This spring, I was an invited speaker at Epcot’s International Flower and Garden Festival in Orlando. My topic was “Good Bugs – Bad Bugs.” I provided six presentations to more than 300 attendees representing at least half the states in the United States and several other countries. All audiences could identify the adult lady beetle as a beneficial insect (good bug). Even children attending could quickly and correctly identify the lady beetle from a picture. But few could correctly identify the larva stage for the lady beetle. When shown a picture of an earwig, all audiences failed to identify this insect as beneficial. And only one audience member out of several hundred participants correctly identified a beneficial stinkbug from a photo. This person was a Master Gardener from South Florida.
I started my presentations by asking the audiences the question, “What percent of insects in Florida are potential pests of our lawns, landscapes and gardens?” The answers varied from 30 percent to all “bugs” in Florida are bad, or 100 percent. The correct answer based on UF/IFAS Entomologists is less than 1 percent of all insect species in Florida are plant pests. That means the vast majority of insects in Florida are either beneficial or are of no consequence to our plants.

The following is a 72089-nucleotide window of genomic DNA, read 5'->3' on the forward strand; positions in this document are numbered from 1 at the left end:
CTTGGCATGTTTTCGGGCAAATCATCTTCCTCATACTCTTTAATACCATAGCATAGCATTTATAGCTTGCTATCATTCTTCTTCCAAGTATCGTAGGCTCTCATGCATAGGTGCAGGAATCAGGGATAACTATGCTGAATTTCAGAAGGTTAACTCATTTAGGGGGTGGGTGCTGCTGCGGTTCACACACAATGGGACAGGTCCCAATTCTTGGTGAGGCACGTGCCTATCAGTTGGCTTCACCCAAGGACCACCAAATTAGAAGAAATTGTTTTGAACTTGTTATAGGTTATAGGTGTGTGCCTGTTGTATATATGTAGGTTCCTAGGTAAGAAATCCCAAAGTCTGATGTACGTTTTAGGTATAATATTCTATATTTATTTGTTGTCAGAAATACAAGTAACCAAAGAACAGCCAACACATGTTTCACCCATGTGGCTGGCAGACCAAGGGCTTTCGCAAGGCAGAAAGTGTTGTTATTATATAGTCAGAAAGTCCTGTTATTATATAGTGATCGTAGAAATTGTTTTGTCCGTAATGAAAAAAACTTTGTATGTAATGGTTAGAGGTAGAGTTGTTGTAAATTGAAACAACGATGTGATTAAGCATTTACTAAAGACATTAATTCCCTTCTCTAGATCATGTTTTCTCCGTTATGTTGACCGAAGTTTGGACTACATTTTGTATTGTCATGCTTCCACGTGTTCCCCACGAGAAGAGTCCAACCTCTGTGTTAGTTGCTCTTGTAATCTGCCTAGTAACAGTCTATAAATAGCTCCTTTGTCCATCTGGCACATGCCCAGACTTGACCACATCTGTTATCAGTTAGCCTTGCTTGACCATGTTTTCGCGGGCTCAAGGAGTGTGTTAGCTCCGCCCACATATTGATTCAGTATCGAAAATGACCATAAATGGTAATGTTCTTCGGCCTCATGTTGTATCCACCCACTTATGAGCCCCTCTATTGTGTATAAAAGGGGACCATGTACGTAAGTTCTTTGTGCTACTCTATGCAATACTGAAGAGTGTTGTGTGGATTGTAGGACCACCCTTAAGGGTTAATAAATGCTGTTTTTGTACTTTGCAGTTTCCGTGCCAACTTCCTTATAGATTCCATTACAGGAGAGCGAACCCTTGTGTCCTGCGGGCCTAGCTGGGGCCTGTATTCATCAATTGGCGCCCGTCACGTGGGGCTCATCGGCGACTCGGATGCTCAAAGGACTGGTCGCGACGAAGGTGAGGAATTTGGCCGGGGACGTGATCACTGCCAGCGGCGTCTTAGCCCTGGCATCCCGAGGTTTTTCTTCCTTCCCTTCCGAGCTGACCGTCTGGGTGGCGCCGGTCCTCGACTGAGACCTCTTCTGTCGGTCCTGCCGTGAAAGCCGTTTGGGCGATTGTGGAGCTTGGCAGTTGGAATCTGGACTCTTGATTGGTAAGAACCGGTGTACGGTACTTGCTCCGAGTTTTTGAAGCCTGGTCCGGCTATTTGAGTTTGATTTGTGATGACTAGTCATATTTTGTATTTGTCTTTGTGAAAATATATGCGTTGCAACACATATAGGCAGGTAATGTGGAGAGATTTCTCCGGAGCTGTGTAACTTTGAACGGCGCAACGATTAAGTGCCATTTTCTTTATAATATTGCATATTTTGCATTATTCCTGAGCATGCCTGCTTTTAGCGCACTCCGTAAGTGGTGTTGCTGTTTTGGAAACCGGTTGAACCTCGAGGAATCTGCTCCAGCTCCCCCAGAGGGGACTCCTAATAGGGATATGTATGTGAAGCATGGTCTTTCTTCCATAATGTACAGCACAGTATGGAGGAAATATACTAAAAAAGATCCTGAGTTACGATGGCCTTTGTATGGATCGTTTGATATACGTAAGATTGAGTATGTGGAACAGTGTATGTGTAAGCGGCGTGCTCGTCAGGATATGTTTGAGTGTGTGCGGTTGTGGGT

We are blessed with a wealth of beneficial insects. You would be wise to take time to learn how to recognize some of these beneficial insects. Let’s consider a few of our common beneficial insects.
It is important to learn to recognize the adult and immature states of these beneficial insects. For example, lady beetles have larvae that look nothing like the adults. Some lady beetle larvae look like small orange and black alligators. Others might resemble mealy bugs. Many gardeners that would never kill adult lady beetles mistake lady beetle larvae as pests and kill them with pesticides.
Lady beetle – adult Lady beetle – larvae
Earwigs are considered beneficial because they are predaceous upon many pest insects. A common earwig species in our area eats chinch bugs, immature mole crickets and sod webworms. A single earwig has consumed fifty chinch bugs during a single day in laboratory experiments. Chinch bugs are damaging to St. Augustine grass.
Not all stinkbug species are harmful. Many are predaceous. A common predatory species is midnight blue and orange in color. Many pest stinkbugs that feed on plants have rounded “shoulders” or thoraxes, while beneficial species can be identified by individual spines projecting from their “shoulders.” They feed on many pests, especially caterpillars.
The following online publications will help you learn to recognize many of our beneficial insects: